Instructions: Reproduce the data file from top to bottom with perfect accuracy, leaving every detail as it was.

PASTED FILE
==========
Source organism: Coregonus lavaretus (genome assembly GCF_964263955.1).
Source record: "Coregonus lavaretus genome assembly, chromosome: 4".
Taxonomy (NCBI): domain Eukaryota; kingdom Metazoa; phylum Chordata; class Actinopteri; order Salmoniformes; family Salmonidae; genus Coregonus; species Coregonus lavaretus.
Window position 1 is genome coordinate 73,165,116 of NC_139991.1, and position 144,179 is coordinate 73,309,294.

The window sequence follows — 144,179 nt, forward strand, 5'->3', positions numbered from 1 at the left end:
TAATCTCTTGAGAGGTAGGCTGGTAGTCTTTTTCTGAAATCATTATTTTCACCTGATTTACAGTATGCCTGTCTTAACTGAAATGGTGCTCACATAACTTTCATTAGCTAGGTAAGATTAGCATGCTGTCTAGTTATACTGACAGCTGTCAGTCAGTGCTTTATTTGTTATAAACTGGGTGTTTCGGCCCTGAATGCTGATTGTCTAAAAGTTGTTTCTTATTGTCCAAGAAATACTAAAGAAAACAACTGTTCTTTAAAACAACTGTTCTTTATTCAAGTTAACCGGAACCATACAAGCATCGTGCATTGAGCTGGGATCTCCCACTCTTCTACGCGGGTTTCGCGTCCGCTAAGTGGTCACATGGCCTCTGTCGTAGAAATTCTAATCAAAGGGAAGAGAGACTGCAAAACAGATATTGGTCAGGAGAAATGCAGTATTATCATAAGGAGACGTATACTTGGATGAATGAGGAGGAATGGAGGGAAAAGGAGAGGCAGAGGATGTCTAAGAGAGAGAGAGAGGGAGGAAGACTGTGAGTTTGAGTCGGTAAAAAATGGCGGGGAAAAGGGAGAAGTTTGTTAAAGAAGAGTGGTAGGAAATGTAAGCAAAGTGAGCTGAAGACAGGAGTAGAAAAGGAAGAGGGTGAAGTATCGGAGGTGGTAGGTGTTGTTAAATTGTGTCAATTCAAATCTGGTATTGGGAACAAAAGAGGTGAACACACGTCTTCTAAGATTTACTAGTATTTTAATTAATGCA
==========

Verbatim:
Source organism: Coregonus lavaretus (genome assembly GCF_964263955.1).
Source record: "Coregonus lavaretus genome assembly, chromosome: 4".
Taxonomy (NCBI): domain Eukaryota; kingdom Metazoa; phylum Chordata; class Actinopteri; order Salmoniformes; family Salmonidae; genus Coregonus; species Coregonus lavaretus.
Window position 1 is genome coordinate 73,165,116 of NC_139991.1, and position 144,179 is coordinate 73,309,294.

The window sequence follows — 144,179 nt, forward strand, 5'->3', positions numbered from 1 at the left end:
TAATCTCTTGAGAGGTAGGCTGGTAGTCTTTTTCTGAAATCATTATTTTCACCTGATTTACAGTATGCCTGTCTTAACTGAAATGGTGCTCACATAACTTTCATTAGCTAGGTAAGATTAGCATGCTGTCTAGTTATACTGACAGCTGTCAGTCAGTGCTTTATTTGTTATAAACTGGGTGTTTCGGCCCTGAATGCTGATTGTCTAAAAGTTGTTTCTTATTGTCCAAGAAATACTAAAGAAAACAACTGTTCTTTAAAACAACTGTTCTTTATTCAAGTTAACCGGAACCATACAAGCATCGTGCATTGAGCTGGGATCTCCCACTCTTCTACGCGGGTTTCGCGTCCGCTAAGTGGTCACATGGCCTCTGTCGTAGAAATTCTAATCAAAGGGAAGAGAGACTGCAAAACAGATATTGGTCAGGAGAAATGCAGTATTATCATAAGGAGACGTATACTTGGATGAATGAGGAGGAATGGAGGGAAAAGGAGAGGCAGAGGATGTCTAAGAGAGAGAGAGAGGGAGGAAGACTGTGAGTTTGAGTCGGTAAAAAATGGCGGGGAAAAGGGAGAAGTTTGTTAAAGAAGAGTGGTAGGAAATGTAAGCAAAGTGAGCTGAAGACAGGAGTAGAAAAGGAAGAGGGTGAAGTATCGGAGGTGGTAGGTGTTGTTAAATTGTGTCAATTCAAATCTGGTATTGGGAACAAAAGAGGTGAACACACGTCTTCTAAGATTTACTAGTATTTTAATTAATGCA